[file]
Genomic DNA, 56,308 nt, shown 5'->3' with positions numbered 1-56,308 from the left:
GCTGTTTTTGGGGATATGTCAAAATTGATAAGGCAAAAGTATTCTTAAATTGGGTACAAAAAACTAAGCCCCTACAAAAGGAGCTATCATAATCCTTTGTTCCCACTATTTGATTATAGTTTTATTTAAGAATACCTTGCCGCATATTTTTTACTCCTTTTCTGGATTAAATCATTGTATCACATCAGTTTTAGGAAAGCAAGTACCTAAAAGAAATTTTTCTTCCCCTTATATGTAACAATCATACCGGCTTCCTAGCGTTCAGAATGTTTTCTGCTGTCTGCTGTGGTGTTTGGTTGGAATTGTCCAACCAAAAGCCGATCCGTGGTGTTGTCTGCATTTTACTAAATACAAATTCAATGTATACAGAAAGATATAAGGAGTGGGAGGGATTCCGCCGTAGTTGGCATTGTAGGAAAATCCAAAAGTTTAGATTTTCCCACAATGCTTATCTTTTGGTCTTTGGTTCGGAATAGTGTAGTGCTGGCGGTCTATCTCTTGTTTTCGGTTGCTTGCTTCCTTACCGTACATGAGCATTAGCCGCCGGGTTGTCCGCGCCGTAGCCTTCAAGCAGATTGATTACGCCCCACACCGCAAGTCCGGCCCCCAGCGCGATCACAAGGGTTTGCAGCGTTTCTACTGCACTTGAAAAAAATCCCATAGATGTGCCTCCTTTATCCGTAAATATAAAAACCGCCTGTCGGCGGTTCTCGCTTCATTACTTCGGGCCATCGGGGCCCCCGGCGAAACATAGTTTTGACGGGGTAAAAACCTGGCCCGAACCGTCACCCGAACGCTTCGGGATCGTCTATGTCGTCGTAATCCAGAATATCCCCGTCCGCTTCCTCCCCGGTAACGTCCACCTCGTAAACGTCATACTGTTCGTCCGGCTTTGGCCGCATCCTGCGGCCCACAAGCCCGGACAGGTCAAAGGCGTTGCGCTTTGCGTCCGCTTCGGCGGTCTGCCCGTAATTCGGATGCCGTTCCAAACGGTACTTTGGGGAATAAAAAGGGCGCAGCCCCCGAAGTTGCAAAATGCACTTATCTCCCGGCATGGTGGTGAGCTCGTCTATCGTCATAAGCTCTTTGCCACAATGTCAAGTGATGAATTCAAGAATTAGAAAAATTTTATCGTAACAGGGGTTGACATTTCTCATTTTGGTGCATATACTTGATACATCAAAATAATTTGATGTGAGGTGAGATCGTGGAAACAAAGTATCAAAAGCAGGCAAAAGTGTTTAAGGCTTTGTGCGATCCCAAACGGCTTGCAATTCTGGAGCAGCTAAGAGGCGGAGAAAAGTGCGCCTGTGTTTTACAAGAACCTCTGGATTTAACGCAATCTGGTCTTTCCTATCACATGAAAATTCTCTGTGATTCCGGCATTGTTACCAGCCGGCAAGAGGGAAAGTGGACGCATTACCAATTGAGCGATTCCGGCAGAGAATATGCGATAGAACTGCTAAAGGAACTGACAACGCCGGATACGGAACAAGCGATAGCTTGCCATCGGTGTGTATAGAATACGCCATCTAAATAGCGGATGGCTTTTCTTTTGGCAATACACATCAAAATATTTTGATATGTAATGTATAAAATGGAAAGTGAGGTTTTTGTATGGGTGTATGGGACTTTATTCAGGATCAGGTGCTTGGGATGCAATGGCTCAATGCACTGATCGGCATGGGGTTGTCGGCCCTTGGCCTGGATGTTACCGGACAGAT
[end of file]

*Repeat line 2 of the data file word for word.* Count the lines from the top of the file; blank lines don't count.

GCTGTTTTTGGGGATATGTCAAAATTGATAAGGCAAAAGTATTCTTAAATTGGGTACAAAAAACTAAGCCCCTACAAAAGGAGCTATCATAATCCTTTGTTCCCACTATTTGATTATAGTTTTATTTAAGAATACCTTGCCGCATATTTTTTACTCCTTTTCTGGATTAAATCATTGTATCACATCAGTTTTAGGAAAGCAAGTACCTAAAAGAAATTTTTCTTCCCCTTATATGTAACAATCATACCGGCTTCCTAGCGTTCAGAATGTTTTCTGCTGTCTGCTGTGGTGTTTGGTTGGAATTGTCCAACCAAAAGCCGATCCGTGGTGTTGTCTGCATTTTACTAAATACAAATTCAATGTATACAGAAAGATATAAGGAGTGGGAGGGATTCCGCCGTAGTTGGCATTGTAGGAAAATCCAAAAGTTTAGATTTTCCCACAATGCTTATCTTTTGGTCTTTGGTTCGGAATAGTGTAGTGCTGGCGGTCTATCTCTTGTTTTCGGTTGCTTGCTTCCTTACCGTACATGAGCATTAGCCGCCGGGTTGTCCGCGCCGTAGCCTTCAAGCAGATTGATTACGCCCCACACCGCAAGTCCGGCCCCCAGCGCGATCACAAGGGTTTGCAGCGTTTCTACTGCACTTGAAAAAAATCCCATAGATGTGCCTCCTTTATCCGTAAATATAAAAACCGCCTGTCGGCGGTTCTCGCTTCATTACTTCGGGCCATCGGGGCCCCCGGCGAAACATAGTTTTGACGGGGTAAAAACCTGGCCCGAACCGTCACCCGAACGCTTCGGGATCGTCTATGTCGTCGTAATCCAGAATATCCCCGTCCGCTTCCTCCCCGGTAACGTCCACCTCGTAAACGTCATACTGTTCGTCCGGCTTTGGCCGCATCCTGCGGCCCACAAGCCCGGACAGGTCAAAGGCGTTGCGCTTTGCGTCCGCTTCGGCGGTCTGCCCGTAATTCGGATGCCGTTCCAAACGGTACTTTGGGGAATAAAAAGGGCGCAGCCCCCGAAGTTGCAAAATGCACTTATCTCCCGGCATGGTGGTGAGCTCGTCTATCGTCATAAGCTCTTTGCCACAATGTCAAGTGATGAATTCAAGAATTAGAAAAATTTTATCGTAACAGGGGTTGACATTTCTCATTTTGGTGCATATACTTGATACATCAAAATAATTTGATGTGAGGTGAGATCGTGGAAACAAAGTATCAAAAGCAGGCAAAAGTGTTTAAGGCTTTGTGCGATCCCAAACGGCTTGCAATTCTGGAGCAGCTAAGAGGCGGAGAAAAGTGCGCCTGTGTTTTACAAGAACCTCTGGATTTAACGCAATCTGGTCTTTCCTATCACATGAAAATTCTCTGTGATTCCGGCATTGTTACCAGCCGGCAAGAGGGAAAGTGGACGCATTACCAATTGAGCGATTCCGGCAGAGAATATGCGATAGAACTGCTAAAGGAACTGACAACGCCGGATACGGAACAAGCGATAGCTTGCCATCGGTGTGTATAGAATACGCCATCTAAATAGCGGATGGCTTTTCTTTTGGCAATACACATCAAAATATTTTGATATGTAATGTATAAAATGGAAAGTGAGGTTTTTGTATGGGTGTATGGGACTTTATTCAGGATCAGGTGCTTGGGATGCAATGGCTCAATGCACTGATCGGCATGGGGTTGTCGGCCCTTGGCCTGGATGTTACCGGACAGAT